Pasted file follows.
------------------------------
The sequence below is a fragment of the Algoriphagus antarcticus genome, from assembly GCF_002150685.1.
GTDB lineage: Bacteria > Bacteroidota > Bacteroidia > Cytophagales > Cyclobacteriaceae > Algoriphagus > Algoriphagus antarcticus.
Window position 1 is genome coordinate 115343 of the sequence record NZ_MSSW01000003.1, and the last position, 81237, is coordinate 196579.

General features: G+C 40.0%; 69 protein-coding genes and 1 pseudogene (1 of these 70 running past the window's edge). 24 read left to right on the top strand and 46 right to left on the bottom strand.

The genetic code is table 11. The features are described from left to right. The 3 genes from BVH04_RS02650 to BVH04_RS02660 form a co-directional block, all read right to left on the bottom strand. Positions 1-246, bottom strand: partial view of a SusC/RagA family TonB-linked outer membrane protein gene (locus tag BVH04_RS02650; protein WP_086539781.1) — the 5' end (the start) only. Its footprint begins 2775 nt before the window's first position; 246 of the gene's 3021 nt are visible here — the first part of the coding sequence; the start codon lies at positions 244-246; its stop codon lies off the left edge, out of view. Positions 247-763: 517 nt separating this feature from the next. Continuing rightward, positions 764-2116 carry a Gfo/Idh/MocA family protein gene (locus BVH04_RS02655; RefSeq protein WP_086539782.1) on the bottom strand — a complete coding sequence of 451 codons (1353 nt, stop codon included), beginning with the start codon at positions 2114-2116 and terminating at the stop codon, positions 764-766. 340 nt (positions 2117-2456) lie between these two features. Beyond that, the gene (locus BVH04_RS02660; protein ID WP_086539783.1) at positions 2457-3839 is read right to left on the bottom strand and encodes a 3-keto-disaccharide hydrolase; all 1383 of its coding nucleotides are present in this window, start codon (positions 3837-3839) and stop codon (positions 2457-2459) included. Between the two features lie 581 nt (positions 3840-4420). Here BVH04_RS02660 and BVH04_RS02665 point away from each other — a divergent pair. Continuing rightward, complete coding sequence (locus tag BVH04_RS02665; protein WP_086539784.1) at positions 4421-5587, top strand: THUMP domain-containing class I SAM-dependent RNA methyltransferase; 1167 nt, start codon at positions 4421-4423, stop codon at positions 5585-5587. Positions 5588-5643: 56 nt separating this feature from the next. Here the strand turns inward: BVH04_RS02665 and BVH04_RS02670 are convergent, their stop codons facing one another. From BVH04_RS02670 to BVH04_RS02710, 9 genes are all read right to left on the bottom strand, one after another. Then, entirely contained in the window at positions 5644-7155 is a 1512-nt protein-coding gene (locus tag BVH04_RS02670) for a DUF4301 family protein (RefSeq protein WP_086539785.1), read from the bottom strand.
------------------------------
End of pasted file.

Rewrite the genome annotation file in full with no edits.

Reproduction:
The sequence below is a fragment of the Algoriphagus antarcticus genome, from assembly GCF_002150685.1.
GTDB lineage: Bacteria > Bacteroidota > Bacteroidia > Cytophagales > Cyclobacteriaceae > Algoriphagus > Algoriphagus antarcticus.
Window position 1 is genome coordinate 115343 of the sequence record NZ_MSSW01000003.1, and the last position, 81237, is coordinate 196579.

General features: G+C 40.0%; 69 protein-coding genes and 1 pseudogene (1 of these 70 running past the window's edge). 24 read left to right on the top strand and 46 right to left on the bottom strand.

The genetic code is table 11. The features are described from left to right. The 3 genes from BVH04_RS02650 to BVH04_RS02660 form a co-directional block, all read right to left on the bottom strand. Positions 1-246, bottom strand: partial view of a SusC/RagA family TonB-linked outer membrane protein gene (locus tag BVH04_RS02650; protein WP_086539781.1) — the 5' end (the start) only. Its footprint begins 2775 nt before the window's first position; 246 of the gene's 3021 nt are visible here — the first part of the coding sequence; the start codon lies at positions 244-246; its stop codon lies off the left edge, out of view. Positions 247-763: 517 nt separating this feature from the next. Continuing rightward, positions 764-2116 carry a Gfo/Idh/MocA family protein gene (locus BVH04_RS02655; RefSeq protein WP_086539782.1) on the bottom strand — a complete coding sequence of 451 codons (1353 nt, stop codon included), beginning with the start codon at positions 2114-2116 and terminating at the stop codon, positions 764-766. 340 nt (positions 2117-2456) lie between these two features. Beyond that, the gene (locus BVH04_RS02660; protein ID WP_086539783.1) at positions 2457-3839 is read right to left on the bottom strand and encodes a 3-keto-disaccharide hydrolase; all 1383 of its coding nucleotides are present in this window, start codon (positions 3837-3839) and stop codon (positions 2457-2459) included. Between the two features lie 581 nt (positions 3840-4420). Here BVH04_RS02660 and BVH04_RS02665 point away from each other — a divergent pair. Continuing rightward, complete coding sequence (locus tag BVH04_RS02665; protein WP_086539784.1) at positions 4421-5587, top strand: THUMP domain-containing class I SAM-dependent RNA methyltransferase; 1167 nt, start codon at positions 4421-4423, stop codon at positions 5585-5587. Positions 5588-5643: 56 nt separating this feature from the next. Here the strand turns inward: BVH04_RS02665 and BVH04_RS02670 are convergent, their stop codons facing one another. From BVH04_RS02670 to BVH04_RS02710, 9 genes are all read right to left on the bottom strand, one after another. Then, entirely contained in the window at positions 5644-7155 is a 1512-nt protein-coding gene (locus tag BVH04_RS02670) for a DUF4301 family protein (RefSeq protein WP_086539785.1), read from the bottom strand.